Audi R8:  This was my first time in a car with a six-speed transmission, and it was also my first time in a car with paddle shifters, so it took a few minutes to get comfortable driving the car. This car, like the others below, is equipped with a double-clutch transmission that lets you switch between full-automatic and a kind of Formula 1 style "manual" mode where you shift up and down with paddles mounted just behind the steering wheel. Manual mode doesn't involve a clutch pedal, so it's a bit like driving a video game.  (A very loud, very fast video game.)

All in all this is a very sweet machine. It's full of carbon fiber and fancy computerized electronics, so it feels a lot like a spaceship.  The ride is pretty smooth, and the engine is a low, muffled roar.  Acceleration and deceleration are extremely powerful but also very civilized. There's no hint that losing control is even a possibility.  (I should note that the folks running the tour put the cars in full-safety traction control mode so that we wouldn't kill ourselves. I should also note that the cars are so insanely powerful it's hard to imagine that there's ever a good reason for turning the traction control off.  Maybe on a track.)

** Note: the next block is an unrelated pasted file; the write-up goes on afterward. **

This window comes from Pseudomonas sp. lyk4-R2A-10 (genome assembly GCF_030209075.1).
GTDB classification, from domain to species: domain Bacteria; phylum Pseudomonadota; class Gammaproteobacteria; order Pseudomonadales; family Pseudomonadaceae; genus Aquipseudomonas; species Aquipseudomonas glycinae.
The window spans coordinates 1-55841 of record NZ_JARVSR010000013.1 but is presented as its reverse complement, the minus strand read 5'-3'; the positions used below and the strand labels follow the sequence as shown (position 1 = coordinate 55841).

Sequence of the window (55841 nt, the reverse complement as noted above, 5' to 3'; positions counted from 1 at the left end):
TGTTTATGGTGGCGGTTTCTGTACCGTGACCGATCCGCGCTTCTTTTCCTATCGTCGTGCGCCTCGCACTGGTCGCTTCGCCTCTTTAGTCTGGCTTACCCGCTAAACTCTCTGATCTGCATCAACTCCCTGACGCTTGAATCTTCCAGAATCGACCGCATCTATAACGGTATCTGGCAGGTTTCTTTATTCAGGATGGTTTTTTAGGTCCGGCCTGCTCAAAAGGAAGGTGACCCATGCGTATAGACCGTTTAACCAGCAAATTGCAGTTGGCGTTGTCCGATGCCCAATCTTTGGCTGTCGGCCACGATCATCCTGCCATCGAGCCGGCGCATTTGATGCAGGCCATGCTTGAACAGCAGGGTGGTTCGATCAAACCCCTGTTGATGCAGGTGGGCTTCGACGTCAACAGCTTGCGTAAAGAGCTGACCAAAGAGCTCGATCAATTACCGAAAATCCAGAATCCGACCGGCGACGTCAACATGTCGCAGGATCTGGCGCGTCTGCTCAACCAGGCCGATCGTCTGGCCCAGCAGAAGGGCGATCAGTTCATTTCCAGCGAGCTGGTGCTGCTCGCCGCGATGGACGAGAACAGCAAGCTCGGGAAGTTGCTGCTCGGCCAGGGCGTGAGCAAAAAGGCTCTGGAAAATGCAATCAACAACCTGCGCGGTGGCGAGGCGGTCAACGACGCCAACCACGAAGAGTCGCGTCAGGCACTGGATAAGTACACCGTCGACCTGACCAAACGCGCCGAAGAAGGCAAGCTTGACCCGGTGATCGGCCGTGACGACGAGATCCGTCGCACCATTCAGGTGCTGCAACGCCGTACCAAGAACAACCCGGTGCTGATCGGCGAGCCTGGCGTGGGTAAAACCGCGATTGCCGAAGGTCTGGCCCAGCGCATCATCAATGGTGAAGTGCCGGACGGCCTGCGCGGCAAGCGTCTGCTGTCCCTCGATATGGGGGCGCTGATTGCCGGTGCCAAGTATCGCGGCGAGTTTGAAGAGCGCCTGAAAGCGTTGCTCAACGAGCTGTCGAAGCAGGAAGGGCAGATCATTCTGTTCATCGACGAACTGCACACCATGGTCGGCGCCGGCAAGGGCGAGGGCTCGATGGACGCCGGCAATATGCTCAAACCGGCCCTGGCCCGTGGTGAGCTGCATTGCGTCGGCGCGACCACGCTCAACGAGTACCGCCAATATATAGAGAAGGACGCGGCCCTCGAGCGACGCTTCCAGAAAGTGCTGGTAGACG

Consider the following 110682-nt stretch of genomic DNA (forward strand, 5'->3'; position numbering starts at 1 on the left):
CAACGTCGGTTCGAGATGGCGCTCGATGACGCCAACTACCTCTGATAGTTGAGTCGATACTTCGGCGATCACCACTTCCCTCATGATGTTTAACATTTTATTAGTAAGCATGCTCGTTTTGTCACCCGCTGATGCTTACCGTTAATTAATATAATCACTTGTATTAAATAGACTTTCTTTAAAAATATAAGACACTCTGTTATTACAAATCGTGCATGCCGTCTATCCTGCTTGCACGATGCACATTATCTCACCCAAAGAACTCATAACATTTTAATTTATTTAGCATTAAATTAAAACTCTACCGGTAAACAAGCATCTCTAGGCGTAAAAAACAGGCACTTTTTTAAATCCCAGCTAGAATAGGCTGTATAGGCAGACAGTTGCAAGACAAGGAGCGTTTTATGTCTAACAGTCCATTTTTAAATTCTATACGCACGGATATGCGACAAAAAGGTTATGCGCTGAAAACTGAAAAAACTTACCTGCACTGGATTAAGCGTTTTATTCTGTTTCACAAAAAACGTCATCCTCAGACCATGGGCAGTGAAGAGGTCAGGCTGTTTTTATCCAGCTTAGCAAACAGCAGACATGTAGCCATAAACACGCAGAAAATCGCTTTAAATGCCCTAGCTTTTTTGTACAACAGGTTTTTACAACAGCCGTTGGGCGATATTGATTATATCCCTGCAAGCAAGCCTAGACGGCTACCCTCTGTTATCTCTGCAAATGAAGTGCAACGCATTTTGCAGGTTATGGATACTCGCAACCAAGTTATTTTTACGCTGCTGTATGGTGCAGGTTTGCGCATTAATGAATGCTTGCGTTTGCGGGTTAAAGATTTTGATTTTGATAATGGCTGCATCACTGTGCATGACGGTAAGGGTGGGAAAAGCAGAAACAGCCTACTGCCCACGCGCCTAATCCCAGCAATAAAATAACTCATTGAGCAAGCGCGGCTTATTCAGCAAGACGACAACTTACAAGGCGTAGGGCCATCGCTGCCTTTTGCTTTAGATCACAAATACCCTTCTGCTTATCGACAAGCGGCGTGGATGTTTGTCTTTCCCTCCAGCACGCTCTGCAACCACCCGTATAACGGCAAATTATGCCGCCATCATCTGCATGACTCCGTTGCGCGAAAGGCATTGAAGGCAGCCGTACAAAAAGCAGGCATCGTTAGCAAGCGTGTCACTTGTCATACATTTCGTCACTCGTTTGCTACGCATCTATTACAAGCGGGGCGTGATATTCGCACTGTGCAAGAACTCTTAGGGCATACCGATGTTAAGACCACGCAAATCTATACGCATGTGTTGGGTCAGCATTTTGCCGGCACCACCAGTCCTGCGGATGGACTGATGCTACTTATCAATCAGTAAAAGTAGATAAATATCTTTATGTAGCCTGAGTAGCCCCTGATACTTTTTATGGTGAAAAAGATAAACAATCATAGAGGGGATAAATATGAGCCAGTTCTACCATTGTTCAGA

So: an excellent experience for Baby's First Supercar. I only had two complaints: one, it's a bit awkward in the low gears, but I suppose that might be my own learning curve getting in the way. And two, a number of the buttons and dials on the dashboard look like they were taken from the same parts bin used by Sturdy Helpmeet's™ Volkswagen Golf.

Ferrari F430 Scuderia:  Driving this car is like having sex with Catwoman after taking a snort of cocaine.

In an X-Wing.

In short, the car really, really wants to do with you all the deliciously nasty things Catwoman wants to do with you (if you're Bruce Wayne, that is, but the virtue of the Ferrari is that it makes you feel like Bruce Wayne). But like Catwoman it snarls and probably bites, and like Catwoman if you do something wrong you're going to hear about it. There's a little knob on the steering wheel with three settings:  "Fast," "Very Fast," and "Kill Me."

Put another way, the Ferrari lives up to every ludicrous stereotype you'd care to imagine about Ferraris. It's joyfully loud. It's light and nimble and full of leather AND it's the only car we drove that doesn't have a big computer screen on the dash.  So it feels like a proper sports car with no trace of minivan anywhere in sight.

I will spend the rest of my life dreaming of this car when I fall asleep at night.